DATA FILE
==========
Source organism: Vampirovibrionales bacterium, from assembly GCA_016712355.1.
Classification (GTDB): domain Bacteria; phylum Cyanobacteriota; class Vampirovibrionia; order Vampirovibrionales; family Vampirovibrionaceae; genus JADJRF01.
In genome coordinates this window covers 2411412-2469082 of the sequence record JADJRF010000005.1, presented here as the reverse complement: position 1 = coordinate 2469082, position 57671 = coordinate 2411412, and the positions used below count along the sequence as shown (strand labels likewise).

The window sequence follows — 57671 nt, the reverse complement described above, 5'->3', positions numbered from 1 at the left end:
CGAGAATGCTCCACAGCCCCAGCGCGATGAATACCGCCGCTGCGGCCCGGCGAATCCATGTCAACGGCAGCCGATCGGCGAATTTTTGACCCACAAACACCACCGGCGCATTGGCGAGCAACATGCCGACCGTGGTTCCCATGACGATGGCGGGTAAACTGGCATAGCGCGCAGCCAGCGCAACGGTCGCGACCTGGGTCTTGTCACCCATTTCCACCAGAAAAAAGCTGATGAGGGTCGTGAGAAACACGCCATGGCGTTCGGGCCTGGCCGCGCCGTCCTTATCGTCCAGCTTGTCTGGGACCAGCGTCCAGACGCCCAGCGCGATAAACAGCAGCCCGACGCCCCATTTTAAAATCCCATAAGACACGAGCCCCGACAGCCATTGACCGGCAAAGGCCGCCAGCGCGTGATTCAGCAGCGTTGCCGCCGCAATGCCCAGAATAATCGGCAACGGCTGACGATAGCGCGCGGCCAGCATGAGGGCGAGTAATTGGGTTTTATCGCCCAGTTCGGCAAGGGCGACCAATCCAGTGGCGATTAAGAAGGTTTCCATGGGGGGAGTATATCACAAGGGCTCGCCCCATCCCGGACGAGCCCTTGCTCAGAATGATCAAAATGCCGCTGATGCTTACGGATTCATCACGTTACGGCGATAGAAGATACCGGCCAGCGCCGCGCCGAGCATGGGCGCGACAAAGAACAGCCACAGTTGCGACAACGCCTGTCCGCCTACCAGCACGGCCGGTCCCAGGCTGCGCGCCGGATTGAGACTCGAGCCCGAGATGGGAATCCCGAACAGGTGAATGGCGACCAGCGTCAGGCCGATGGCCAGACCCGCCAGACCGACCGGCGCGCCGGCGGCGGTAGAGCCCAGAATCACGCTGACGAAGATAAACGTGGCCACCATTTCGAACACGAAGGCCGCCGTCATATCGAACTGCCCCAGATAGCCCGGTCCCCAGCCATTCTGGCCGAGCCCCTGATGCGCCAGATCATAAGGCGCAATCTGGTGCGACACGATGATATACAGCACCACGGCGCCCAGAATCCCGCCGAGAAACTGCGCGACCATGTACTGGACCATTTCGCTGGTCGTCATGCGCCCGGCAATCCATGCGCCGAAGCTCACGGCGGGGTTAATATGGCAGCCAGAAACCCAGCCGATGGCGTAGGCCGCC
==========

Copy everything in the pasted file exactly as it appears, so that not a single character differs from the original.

Source organism: Vampirovibrionales bacterium, from assembly GCA_016712355.1.
Classification (GTDB): domain Bacteria; phylum Cyanobacteriota; class Vampirovibrionia; order Vampirovibrionales; family Vampirovibrionaceae; genus JADJRF01.
In genome coordinates this window covers 2411412-2469082 of the sequence record JADJRF010000005.1, presented here as the reverse complement: position 1 = coordinate 2469082, position 57671 = coordinate 2411412, and the positions used below count along the sequence as shown (strand labels likewise).

The window sequence follows — 57671 nt, the reverse complement described above, 5'->3', positions numbered from 1 at the left end:
CGAGAATGCTCCACAGCCCCAGCGCGATGAATACCGCCGCTGCGGCCCGGCGAATCCATGTCAACGGCAGCCGATCGGCGAATTTTTGACCCACAAACACCACCGGCGCATTGGCGAGCAACATGCCGACCGTGGTTCCCATGACGATGGCGGGTAAACTGGCATAGCGCGCAGCCAGCGCAACGGTCGCGACCTGGGTCTTGTCACCCATTTCCACCAGAAAAAAGCTGATGAGGGTCGTGAGAAACACGCCATGGCGTTCGGGCCTGGCCGCGCCGTCCTTATCGTCCAGCTTGTCTGGGACCAGCGTCCAGACGCCCAGCGCGATAAACAGCAGCCCGACGCCCCATTTTAAAATCCCATAAGACACGAGCCCCGACAGCCATTGACCGGCAAAGGCCGCCAGCGCGTGATTCAGCAGCGTTGCCGCCGCAATGCCCAGAATAATCGGCAACGGCTGACGATAGCGCGCGGCCAGCATGAGGGCGAGTAATTGGGTTTTATCGCCCAGTTCGGCAAGGGCGACCAATCCAGTGGCGATTAAGAAGGTTTCCATGGGGGGAGTATATCACAAGGGCTCGCCCCATCCCGGACGAGCCCTTGCTCAGAATGATCAAAATGCCGCTGATGCTTACGGATTCATCACGTTACGGCGATAGAAGATACCGGCCAGCGCCGCGCCGAGCATGGGCGCGACAAAGAACAGCCACAGTTGCGACAACGCCTGTCCGCCTACCAGCACGGCCGGTCCCAGGCTGCGCGCCGGATTGAGACTCGAGCCCGAGATGGGAATCCCGAACAGGTGAATGGCGACCAGCGTCAGGCCGATGGCCAGACCCGCCAGACCGACCGGCGCGCCGGCGGCGGTAGAGCCCAGAATCACGCTGACGAAGATAAACGTGGCCACCATTTCGAACACGAAGGCCGCCGTCATATCGAACTGCCCCAGATAGCCCGGTCCCCAGCCATTCTGGCCGAGCCCCTGATGCGCCAGATCATAAGGCGCAATCTGGTGCGACACGATGATATACAGCACCACGGCGCCCAGAATCCCGCCGAGAAACTGCGCGACCATGTACTGGACCATTTCGCTGGTCGTCATGCGCCCGGCAATCCATGCGCCGAAGCTCACGGCGGGGTTAATATGGCAGCCAGAAACCCAGCCGATGGCGTAGGCCGCC